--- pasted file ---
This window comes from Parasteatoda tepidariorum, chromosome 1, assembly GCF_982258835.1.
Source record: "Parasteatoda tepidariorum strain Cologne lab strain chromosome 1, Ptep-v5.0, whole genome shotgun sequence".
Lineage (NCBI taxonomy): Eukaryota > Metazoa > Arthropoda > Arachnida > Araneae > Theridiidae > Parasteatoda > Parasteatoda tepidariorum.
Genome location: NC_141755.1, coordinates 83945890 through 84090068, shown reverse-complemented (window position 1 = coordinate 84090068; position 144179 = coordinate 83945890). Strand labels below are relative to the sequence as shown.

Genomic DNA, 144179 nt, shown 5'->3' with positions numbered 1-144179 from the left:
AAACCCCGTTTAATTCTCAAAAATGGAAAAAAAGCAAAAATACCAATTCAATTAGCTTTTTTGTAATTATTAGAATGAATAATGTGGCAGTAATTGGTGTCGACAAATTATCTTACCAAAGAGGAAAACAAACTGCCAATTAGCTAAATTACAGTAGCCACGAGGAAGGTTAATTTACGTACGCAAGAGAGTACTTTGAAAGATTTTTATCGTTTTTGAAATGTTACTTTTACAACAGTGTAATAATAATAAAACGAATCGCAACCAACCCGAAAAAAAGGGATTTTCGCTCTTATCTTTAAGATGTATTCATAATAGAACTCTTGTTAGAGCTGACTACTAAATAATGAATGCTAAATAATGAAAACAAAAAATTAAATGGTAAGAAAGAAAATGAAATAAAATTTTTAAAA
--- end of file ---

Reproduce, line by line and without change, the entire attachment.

This window comes from Parasteatoda tepidariorum, chromosome 1, assembly GCF_982258835.1.
Source record: "Parasteatoda tepidariorum strain Cologne lab strain chromosome 1, Ptep-v5.0, whole genome shotgun sequence".
Lineage (NCBI taxonomy): Eukaryota > Metazoa > Arthropoda > Arachnida > Araneae > Theridiidae > Parasteatoda > Parasteatoda tepidariorum.
Genome location: NC_141755.1, coordinates 83945890 through 84090068, shown reverse-complemented (window position 1 = coordinate 84090068; position 144179 = coordinate 83945890). Strand labels below are relative to the sequence as shown.

Genomic DNA, 144179 nt, shown 5'->3' with positions numbered 1-144179 from the left:
AAACCCCGTTTAATTCTCAAAAATGGAAAAAAAGCAAAAATACCAATTCAATTAGCTTTTTTGTAATTATTAGAATGAATAATGTGGCAGTAATTGGTGTCGACAAATTATCTTACCAAAGAGGAAAACAAACTGCCAATTAGCTAAATTACAGTAGCCACGAGGAAGGTTAATTTACGTACGCAAGAGAGTACTTTGAAAGATTTTTATCGTTTTTGAAATGTTACTTTTACAACAGTGTAATAATAATAAAACGAATCGCAACCAACCCGAAAAAAAGGGATTTTCGCTCTTATCTTTAAGATGTATTCATAATAGAACTCTTGTTAGAGCTGACTACTAAATAATGAATGCTAAATAATGAAAACAAAAAATTAAATGGTAAGAAAGAAAATGAAATAAAATTTTTAAAA